Marquardt’s lack of defense in the Saffiedine fight is certainly a cause for concern against someone with the KO power of Ellenberger, but he’ll be able to weather that initial storm. From there, his ability to push the pace will keep him strong. He’ll avoid Ellenberger’s big punches, get the tie-up and even put The Juggernaut on his back. In the third round, Ellenberger’s aggressiveness will cause him to rush in, and Marquardt will catch him the same way Kampmann did. Marquardt via 3rd-round TKO.
Carlos Condit (28-6) vs Johny Hendricks (14-1)
We remain at 170 for Carlos “The Natural Born Killer” Condit -- the man to last face St-Pierre -- and Johny “Bigg Rigg” Hendricks -- the man many expected would be next. Condit looks to rebound from that loss, a bout in which he gave the champ the toughest fight GSP had seen in a long while. Before that loss, Condit had rattled off a 13-1 record with 11 finishes among those wins. Winner of five in a row, Hendricks has earned the right to add superfluous g’s to his nickname with incredible knockout power. He claimed another victim when he dropped Martin Kampmann in 46 seconds at UFC 154.
There’s no denying that Hendricks' left hand is more dangerous than the food quality at the diner by my house. Greg Jackson’s strategy and Condit’s chin (he’s never been KOd), however, will act like Tums and protect him from danger. Condit’s grappling defense should be the real worry here since he’s shown a propensity for giving up takedowns to people with lesser wrestling chops than Hendricks. Having said that, Hendricks has never faced someone with as diverse a striking game as Condit. Other fighters have been content to box with him, but Condit won’t make that same mistake. He’ll use leg kicks to keep Hendricks at bay, avoid prolonged exchanges and secure the unanimous decision victory.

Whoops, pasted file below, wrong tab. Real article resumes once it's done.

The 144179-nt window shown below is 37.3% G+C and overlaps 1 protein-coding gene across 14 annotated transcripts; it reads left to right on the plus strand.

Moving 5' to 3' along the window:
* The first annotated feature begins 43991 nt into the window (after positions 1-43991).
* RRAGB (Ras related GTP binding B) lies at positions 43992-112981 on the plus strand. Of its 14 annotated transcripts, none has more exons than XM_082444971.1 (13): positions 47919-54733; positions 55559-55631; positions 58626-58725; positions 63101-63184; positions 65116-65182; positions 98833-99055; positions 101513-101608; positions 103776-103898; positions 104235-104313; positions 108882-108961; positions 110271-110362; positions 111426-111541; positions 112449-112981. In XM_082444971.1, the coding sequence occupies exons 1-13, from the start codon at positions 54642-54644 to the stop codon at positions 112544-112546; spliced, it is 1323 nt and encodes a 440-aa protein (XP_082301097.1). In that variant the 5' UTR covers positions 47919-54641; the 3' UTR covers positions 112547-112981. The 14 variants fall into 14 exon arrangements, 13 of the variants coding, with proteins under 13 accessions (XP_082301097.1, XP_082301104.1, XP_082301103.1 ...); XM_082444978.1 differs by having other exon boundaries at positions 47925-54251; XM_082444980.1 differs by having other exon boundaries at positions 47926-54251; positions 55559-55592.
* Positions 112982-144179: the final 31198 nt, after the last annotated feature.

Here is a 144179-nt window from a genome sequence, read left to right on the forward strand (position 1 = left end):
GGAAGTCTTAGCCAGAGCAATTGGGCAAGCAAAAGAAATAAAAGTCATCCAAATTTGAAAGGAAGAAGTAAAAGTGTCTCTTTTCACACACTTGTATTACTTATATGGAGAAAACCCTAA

Georges St-Pierre (23-2) vs Nick Diaz (26-8)
Eighteen months after it was first booked, it's time for the main event! Looking to run his win streak to 11, GSP makes his eighth consecutive title defense after a close call against Carlos Condit in his last outing. Nick Diaz returns to the Octagon for the first time in over a year when he dropped a unanimous decision in a close call against Carlos Condit. Known for his prodigious punching numbers, the Stockton native not only holds a Cesar Gracie black belt, but he may have also acquired anti-bull[expletive] super powers.
There’s no mystery about the deciding factor in this fight (it’s wrestling just in case you were wondering). Many believe that it will play out similar to Benson Henderson’s last fight against Nate Diaz, with strong stifling the volume punching. But just because the two are brothers doesn’t mean they share the same takedown defense. The Diaz elder does not possess GSP’s wrestling ability, but he is a dangerous grappler. St. Pierre will take the first two rounds, but then Diaz will start to turn the tide. In the fifth round, he’ll start teeing off on GSP, the champ will go for a desperation takedown and Diaz will lock up a choke to become your new UFC welterweight champion! You may say that I’m a dreamer (or worse), but I’m not the only one. Someday you’ll join us, and the world will live as one (at the Asparagus Festival in Stockton, which will be lifted up on the wings of its champion and no longer appear on this annual list).
That wraps up another antediluvian edition of the Downes Side! Don't forget to make your own picks in the UFC Fantasy game and after that -- if I know the internet like I think I do -- I’m sure you’ll all use this extra time to put cogent, responsible and well thought out ideas in the comments section.